I am to construct a sequential digital logic Moore circuit for the back lights of a car based on the following information:

We have input: x2, x1, x0, I decided to make x0 simulate the right turn signal, x1 the left turn signal and x2 the brake pedal.

We have ouput: z5, z4, z3 z2, z1, z0

The output is supposed to be connected to 2 groups of LEDS, I decided to make z5,z4,z3 the left group and z2,z1,z0 the right group.

So this is how it's supposed to work:

If x0 = 1 and x2 and x1 = 0 then the z2,z1,z0 should sequentially light up starting with the inner LED first (z2)

If x1 = 1 and x0 and x2 = 0 then z5,z4,z3 should sequentially light up starting with the inner LED first (z3)

if x2 = 1 and x0 and x1 = 0 then the back lights will light up constantly

If either turn signal is high (x1 or x0) and the brakes (x2) is high too then the turn signal should light up sequentially as before but the other 3 LEDS should light up constantly.

I made a picture describing the situation here:

enter image description here

Now I have been trying to figure this one out for a while now but I end up getting a machine with at least 16 states which I feel is way too much. Is there something I'm missing?

  • \$\begingroup\$ Please show us your state tables and state diagrams. We don't hand out homework solutions here; you have to ask a specific question. \$\endgroup\$ Feb 8, 2021 at 19:49
  • \$\begingroup\$ What happens with all three inputs are "1"? Or when the brake is not on but both left and right are on (x2=0, x1=x0=1?) Nice problem, by the way. Oh, and you also need to define what happens if the inputs transition in the middle of sequential transitions while either a left or right turn signal is active but where the lighting sequence isn't finished. Does it complete? Or immediately abort? \$\endgroup\$
    – jonk
    Feb 8, 2021 at 20:47
  • \$\begingroup\$ Can you use finite state machine reduction methods or a Karnaut Map to reduce the number of registers? This reminds me of my Dad's 67 Cougar XR7 with these light sequences \$\endgroup\$ Feb 8, 2021 at 20:47
  • \$\begingroup\$ Cougar youtu.be/OJ9E7xLSBC8?t=65 The LED's add more drama like a Police Light from lack of risetime. Now make the LEDs turn off slowly but turn on fast \$\endgroup\$ Feb 8, 2021 at 20:53
  • 1
    \$\begingroup\$ Lss, you just need four states and some combinatorial logic. That's it. \$\endgroup\$
    – jonk
    Feb 9, 2021 at 7:43

2 Answers 2


In a Moore machine each state is associated with a certain output or in your case a certain 6 outputs.

Look at what combinations of the 6 outputs are repeated. Where the outputs are the same in your photo, that combination of outputs can be represented by the same state in a Moore machine.

For example outputs of 000000 occur 3 times but can be represented by the same state. Outputs of 111111 also occurs 3 times and can also be represented by a single state. 000111 occurs twice but can be represented by a single state and 111000 also occurs twice but can be represented by a single state.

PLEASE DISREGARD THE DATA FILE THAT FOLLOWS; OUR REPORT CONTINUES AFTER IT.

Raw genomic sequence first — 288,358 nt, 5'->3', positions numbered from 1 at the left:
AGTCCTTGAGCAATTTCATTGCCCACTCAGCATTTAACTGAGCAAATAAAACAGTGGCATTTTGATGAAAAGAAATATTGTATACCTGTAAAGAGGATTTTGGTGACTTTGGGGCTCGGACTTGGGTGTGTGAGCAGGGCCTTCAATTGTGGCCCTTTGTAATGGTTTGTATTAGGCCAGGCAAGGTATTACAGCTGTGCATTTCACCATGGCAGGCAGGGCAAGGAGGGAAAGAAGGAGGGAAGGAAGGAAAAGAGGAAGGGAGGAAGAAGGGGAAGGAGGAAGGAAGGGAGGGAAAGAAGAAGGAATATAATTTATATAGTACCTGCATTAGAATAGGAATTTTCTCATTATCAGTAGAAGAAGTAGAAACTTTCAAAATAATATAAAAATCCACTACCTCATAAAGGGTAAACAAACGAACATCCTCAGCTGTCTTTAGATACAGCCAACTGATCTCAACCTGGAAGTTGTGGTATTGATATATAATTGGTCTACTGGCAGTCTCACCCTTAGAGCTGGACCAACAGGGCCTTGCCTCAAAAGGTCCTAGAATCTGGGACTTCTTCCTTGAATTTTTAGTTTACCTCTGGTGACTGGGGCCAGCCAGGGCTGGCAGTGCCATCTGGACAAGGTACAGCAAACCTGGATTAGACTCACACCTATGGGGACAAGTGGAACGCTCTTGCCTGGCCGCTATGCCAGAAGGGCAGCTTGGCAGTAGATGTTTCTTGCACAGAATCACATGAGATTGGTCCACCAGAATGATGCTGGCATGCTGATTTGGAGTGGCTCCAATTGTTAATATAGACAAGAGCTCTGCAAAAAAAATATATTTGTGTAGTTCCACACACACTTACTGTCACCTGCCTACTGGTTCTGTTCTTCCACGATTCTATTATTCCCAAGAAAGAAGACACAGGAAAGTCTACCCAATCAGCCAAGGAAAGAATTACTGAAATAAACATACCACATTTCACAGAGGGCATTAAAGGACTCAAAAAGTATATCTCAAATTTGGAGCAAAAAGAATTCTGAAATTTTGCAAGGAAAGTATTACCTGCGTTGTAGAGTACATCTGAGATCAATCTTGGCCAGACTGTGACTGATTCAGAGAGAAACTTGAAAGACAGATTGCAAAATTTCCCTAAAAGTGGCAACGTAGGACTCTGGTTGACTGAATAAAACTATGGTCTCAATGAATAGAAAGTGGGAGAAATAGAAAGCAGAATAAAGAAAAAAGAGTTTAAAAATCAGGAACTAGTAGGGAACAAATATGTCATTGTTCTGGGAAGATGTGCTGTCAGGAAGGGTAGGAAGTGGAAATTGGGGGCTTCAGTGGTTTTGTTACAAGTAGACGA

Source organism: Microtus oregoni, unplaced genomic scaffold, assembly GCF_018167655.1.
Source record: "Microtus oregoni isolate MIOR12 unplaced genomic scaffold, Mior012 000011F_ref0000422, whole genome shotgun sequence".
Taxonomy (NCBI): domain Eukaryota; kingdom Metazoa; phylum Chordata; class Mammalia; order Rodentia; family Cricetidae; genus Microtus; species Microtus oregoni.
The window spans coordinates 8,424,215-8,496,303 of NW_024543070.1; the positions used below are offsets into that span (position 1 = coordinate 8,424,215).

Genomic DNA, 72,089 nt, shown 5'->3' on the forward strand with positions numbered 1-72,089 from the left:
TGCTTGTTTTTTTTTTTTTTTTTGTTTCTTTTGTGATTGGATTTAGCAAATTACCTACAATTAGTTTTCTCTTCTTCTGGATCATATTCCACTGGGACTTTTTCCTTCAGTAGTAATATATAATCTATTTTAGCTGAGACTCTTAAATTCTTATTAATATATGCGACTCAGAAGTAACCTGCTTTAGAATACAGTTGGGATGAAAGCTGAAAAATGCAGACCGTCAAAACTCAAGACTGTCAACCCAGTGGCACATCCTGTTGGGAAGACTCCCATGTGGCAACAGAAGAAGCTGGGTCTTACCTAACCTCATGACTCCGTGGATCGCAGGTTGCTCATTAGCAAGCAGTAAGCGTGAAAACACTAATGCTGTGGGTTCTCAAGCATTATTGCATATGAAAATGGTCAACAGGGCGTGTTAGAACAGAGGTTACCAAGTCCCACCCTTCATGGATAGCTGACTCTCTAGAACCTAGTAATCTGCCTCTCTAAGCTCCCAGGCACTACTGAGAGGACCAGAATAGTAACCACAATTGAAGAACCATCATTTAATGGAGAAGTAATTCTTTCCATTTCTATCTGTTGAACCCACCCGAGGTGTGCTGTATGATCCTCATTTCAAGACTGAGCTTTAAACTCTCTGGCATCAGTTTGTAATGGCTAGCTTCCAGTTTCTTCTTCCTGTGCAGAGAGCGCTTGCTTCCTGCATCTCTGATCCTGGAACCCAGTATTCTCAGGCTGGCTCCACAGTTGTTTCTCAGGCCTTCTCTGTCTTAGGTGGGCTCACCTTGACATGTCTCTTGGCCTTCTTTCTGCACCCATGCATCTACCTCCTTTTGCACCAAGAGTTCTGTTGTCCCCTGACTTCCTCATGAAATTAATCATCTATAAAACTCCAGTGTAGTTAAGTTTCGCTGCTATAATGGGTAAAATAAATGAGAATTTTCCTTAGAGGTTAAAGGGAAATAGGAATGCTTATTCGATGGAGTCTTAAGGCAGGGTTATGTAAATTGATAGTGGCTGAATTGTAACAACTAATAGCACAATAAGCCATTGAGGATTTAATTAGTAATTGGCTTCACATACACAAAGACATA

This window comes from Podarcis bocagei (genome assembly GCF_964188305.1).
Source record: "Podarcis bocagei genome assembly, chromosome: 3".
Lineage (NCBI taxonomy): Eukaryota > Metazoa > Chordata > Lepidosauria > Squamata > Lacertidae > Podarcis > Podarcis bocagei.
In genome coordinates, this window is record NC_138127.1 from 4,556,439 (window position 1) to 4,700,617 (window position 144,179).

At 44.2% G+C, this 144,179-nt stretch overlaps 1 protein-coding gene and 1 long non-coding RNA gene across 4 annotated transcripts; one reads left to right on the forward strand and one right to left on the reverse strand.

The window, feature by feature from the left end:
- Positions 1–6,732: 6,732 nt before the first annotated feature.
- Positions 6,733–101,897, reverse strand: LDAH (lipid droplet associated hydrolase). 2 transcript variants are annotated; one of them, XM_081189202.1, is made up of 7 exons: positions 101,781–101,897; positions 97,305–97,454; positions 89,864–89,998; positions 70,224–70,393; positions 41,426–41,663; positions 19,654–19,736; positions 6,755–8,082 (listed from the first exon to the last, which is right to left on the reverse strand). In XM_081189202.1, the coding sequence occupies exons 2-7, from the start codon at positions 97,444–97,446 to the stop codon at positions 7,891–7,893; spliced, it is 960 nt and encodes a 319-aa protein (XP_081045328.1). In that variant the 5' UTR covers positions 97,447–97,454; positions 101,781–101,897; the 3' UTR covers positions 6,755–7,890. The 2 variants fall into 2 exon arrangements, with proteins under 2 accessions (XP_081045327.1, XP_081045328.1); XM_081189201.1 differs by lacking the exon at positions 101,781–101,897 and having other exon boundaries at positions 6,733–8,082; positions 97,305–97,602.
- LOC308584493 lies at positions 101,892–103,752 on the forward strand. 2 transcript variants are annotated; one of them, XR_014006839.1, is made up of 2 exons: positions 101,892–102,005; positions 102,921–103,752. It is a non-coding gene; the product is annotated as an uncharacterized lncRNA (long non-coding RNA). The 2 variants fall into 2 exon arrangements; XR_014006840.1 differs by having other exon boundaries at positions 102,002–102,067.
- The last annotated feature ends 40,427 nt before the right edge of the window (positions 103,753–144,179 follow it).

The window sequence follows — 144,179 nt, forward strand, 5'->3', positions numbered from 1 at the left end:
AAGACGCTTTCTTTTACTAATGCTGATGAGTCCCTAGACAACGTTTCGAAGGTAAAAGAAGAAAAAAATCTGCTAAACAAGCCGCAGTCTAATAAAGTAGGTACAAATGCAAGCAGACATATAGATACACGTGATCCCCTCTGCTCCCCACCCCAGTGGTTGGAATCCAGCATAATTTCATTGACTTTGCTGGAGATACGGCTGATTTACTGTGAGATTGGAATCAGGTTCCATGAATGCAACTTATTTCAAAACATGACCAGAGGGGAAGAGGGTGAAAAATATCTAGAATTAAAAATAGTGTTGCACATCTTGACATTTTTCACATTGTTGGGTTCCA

I count that reduces total number of states to 12.

In a Moore machine the inputs written on the transition arrows then dictate which is the next state that the sequence transitions to from the present state.

  • \$\begingroup\$ You're right, i counted double the everything full states. But then I have 12 states. Silly problem but tricky \$\endgroup\$ Feb 8, 2021 at 20:09

Well, let see, you have:

State 0: Rest   ... ...
State 1: Brake  *** ***
State 2, 3, 4 Turn right
                ... *..
                ... **.
                ... ***
State 5, 6, 7 Turn left
                ..* ...
                .** ...
                *** ...
State 8, 9, 1 Brake right
                *** *..
                *** **.
                *** ***
State 10, 11, 1 Brake left
                ..* ***
                .** ***
                *** ***

That's 12 states, maybe you tried to model the cases where, for example you are in the right turn and it restarts the cycle. It's not really necessary since from the rest state you proceed correctly. For example instead of, say

    State  Leds     Turn
    0      ... ...  H -> 1
    1      ... *..  H -> 2
    2      ... **.  H -> 3
    3      ... ***  H -> 4
    4      ... ...  H -> 1

You simply need

    State  Leds     Turn
    0      ... ...  H -> 1
    1      ... *..  H -> 2
    2      ... **.  H -> 3
    3      ... ***  H -> 4
    0      ... ...  H -> 1

since at rest the turn input is still active.

For a real-world state machine 14 states are, well, really few. Having to build that with JK flops would be however a royal pain

  • \$\begingroup\$ Actually 13 states but I don't know who voted without comments \$\endgroup\$ Feb 8, 2021 at 20:43
  • \$\begingroup\$ I can't find what the 13 state is!:P what I missed? \$\endgroup\$ Feb 8, 2021 at 20:51
  • \$\begingroup\$ you counted *** all ON *** twice your 13th state \$\endgroup\$ Feb 8, 2021 at 21:04

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